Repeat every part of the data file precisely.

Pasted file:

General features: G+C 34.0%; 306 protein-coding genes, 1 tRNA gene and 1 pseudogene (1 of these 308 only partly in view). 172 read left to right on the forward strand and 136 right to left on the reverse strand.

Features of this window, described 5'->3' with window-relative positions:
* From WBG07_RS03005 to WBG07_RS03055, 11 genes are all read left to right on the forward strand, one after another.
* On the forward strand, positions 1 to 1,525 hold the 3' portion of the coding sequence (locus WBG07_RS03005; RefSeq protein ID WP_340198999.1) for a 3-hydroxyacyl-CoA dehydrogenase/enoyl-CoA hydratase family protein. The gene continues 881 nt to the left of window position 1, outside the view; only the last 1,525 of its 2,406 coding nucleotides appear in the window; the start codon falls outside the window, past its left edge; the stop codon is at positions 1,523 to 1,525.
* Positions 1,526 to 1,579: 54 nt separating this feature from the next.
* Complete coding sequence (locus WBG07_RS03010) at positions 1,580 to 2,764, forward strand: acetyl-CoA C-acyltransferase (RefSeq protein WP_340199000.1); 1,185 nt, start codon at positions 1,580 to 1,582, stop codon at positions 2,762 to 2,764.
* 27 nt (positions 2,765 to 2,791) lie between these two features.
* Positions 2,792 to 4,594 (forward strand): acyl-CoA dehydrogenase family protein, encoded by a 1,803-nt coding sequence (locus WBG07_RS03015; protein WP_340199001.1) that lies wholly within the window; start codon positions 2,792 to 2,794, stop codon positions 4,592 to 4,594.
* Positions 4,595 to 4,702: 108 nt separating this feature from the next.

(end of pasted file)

General features: G+C 34.0%; 306 protein-coding genes, 1 tRNA gene and 1 pseudogene (1 of these 308 only partly in view). 172 read left to right on the forward strand and 136 right to left on the reverse strand.

Features of this window, described 5'->3' with window-relative positions:
* From WBG07_RS03005 to WBG07_RS03055, 11 genes are all read left to right on the forward strand, one after another.
* On the forward strand, positions 1 to 1,525 hold the 3' portion of the coding sequence (locus WBG07_RS03005; RefSeq protein ID WP_340198999.1) for a 3-hydroxyacyl-CoA dehydrogenase/enoyl-CoA hydratase family protein. The gene continues 881 nt to the left of window position 1, outside the view; only the last 1,525 of its 2,406 coding nucleotides appear in the window; the start codon falls outside the window, past its left edge; the stop codon is at positions 1,523 to 1,525.
* Positions 1,526 to 1,579: 54 nt separating this feature from the next.
* Complete coding sequence (locus WBG07_RS03010) at positions 1,580 to 2,764, forward strand: acetyl-CoA C-acyltransferase (RefSeq protein WP_340199000.1); 1,185 nt, start codon at positions 1,580 to 1,582, stop codon at positions 2,762 to 2,764.
* 27 nt (positions 2,765 to 2,791) lie between these two features.
* Positions 2,792 to 4,594 (forward strand): acyl-CoA dehydrogenase family protein, encoded by a 1,803-nt coding sequence (locus WBG07_RS03015; protein WP_340199001.1) that lies wholly within the window; start codon positions 2,792 to 2,794, stop codon positions 4,592 to 4,594.
* Positions 4,595 to 4,702: 108 nt separating this feature from the next.